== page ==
Burmese military regime organises fraudulent election

The Burmese military regime, officially called the State Peace and Development Council, organised a general election on November 7 – the first in two decades. The SPDC’s Union Solidarity and Development Party (USDP) claimed a landslide victory, declaring that it had won 86% of seats in the lower house of parliament and 88% in the upper house.  Despite insiders saying that only about 10% of the eligible voters turned up at the polling booths, the pro-SPDC announced a turnout of over 70%.

The election law empowered the military regime to appoint all 17 members of the election commission. The commission was headed by a former military officer. The National League for Democracy (NLD) which overwhelmingly won 80% of the parliamentary seats in the previous 1990 election but was blocked by the military regime from assuming government, decided not to participate in the November 7 election.  NLD general secretary Aung San Suu Kyi, who was detained by the military regime for 15 years, was released on November 13. She was greeted by a crowd of 4000 supporters outside her house.

While Western governments have declared the 2010 election as fraudulent they are unlikely to  impose anything more than their existing symbolic sanctions against the Burmese military regime. The US and the European Union slapped sanctions on Burma to protest the continued detention of Suu Kyi and the ruling junta’s refusal to recognise the NLD’s victory in the 1990 election. With Su Kyi’s release there will no doubt be renewed calls in the Western media for these symbolic sanctions, which US Secretary of State Hillary Clinton has acknowledged have failed, to be lifted.

While Su Kyi’s NLD boycotted the election, some senior NLD members formed the National Democratic Force to contest the election, claiming that a boycott would play into the hands of the military regime. In their opinion, even if opposition parties won only a few seats in the parliament this would represent progress from two decades of total military control. Their hope is that democracy can be achieved through gradual reforms to the existing military-controlled government. But the new parliament will have 25% of its seats reserved for the military and the USDP MPs are overwhelmingly “retired” military officers. Burma will continue to remain under the effective rule of military officers, but participation of opposition parties in the 2010 election will enable the military regime to claim it has transferred government to a “democratically-elected civilian” government.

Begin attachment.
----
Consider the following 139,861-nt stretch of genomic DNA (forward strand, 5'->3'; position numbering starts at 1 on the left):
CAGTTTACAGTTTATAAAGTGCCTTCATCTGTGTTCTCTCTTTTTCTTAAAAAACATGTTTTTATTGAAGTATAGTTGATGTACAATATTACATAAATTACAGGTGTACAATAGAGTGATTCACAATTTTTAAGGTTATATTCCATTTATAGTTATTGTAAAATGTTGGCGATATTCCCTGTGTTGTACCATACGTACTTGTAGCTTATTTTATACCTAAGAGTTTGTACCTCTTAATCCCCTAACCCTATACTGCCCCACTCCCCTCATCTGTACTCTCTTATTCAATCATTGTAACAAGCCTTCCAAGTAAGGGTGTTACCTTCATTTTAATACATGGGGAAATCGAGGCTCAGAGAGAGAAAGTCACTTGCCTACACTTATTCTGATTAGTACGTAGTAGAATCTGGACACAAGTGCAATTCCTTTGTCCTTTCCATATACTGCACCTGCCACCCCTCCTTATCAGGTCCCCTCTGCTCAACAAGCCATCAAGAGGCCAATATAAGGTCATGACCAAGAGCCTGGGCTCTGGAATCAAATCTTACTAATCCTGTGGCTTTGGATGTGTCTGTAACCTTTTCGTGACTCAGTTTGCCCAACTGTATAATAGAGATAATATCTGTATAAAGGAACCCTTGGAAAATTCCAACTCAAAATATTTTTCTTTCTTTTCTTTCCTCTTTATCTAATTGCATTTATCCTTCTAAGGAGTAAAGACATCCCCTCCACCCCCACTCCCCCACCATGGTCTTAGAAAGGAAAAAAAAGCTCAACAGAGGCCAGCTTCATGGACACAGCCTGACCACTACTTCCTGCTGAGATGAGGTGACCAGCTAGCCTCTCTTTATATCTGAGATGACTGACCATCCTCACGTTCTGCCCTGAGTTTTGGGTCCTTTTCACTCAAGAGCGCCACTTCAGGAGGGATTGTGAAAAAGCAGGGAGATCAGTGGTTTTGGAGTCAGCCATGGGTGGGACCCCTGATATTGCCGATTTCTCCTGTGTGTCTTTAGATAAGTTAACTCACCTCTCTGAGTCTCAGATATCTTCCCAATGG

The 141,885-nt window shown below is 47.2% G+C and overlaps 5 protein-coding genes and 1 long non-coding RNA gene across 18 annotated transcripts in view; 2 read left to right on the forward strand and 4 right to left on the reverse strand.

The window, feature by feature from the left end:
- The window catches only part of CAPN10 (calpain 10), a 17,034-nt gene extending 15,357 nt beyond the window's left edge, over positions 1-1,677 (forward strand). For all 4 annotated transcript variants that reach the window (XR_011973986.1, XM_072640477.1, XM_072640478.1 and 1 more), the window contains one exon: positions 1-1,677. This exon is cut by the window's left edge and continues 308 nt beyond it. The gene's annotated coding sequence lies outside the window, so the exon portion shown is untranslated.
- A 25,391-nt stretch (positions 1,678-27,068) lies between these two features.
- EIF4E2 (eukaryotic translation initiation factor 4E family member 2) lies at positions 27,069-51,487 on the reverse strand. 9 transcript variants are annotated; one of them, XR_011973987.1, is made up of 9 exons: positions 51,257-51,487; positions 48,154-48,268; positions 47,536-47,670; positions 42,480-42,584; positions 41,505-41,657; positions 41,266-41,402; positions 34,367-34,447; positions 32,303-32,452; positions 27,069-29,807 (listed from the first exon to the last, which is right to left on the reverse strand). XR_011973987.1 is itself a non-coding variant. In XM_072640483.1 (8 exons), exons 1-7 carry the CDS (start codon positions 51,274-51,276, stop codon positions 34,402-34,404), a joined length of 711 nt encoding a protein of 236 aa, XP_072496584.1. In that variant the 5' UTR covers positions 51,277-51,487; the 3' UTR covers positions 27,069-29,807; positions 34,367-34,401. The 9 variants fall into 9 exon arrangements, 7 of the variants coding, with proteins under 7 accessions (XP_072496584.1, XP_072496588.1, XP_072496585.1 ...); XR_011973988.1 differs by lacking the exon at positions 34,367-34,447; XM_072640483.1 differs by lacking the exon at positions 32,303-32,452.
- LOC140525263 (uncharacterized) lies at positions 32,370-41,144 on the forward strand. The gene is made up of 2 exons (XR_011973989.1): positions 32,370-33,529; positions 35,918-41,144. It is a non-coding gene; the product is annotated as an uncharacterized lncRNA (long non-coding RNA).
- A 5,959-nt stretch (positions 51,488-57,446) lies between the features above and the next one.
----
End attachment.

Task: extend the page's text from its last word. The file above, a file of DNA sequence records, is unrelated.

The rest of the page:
More importantly, the ethnic minority rebel groups along the border of Burma are in grave danger now, as the generals were quite impressed with the Sri Lankan government’s final military offensives against the Tamil Tigers in 2009. The military signed ceasefire deals with 15 ethnic rebel groups between 1989 and 1995 – some of which were broken during and after the election. About 4000 people had to cross over to Thailand fearing that the Burmese army troops would launch a surprise attack.

For four decades, Burmese military officers have ruled Burma, both politically and economically, controlling both state-owned and private businesses. The 2008 constitution, under which the 2010 election was organised, stipulates that the military’s internal affairs, including its budget, must be managed solely by the military. Through the 2010 election the Burmese capitalist class, which has consisted overwhelmingly of military officers and their families, has sought to give its rule a civilian guise, through the USDP. Since 2009 the military regime has moved to privatise state-owned enterprises and properties. But most “buyers” of these privatised assets have been closely connected to the regime’s former military officers and proxies acting on behalf of military families.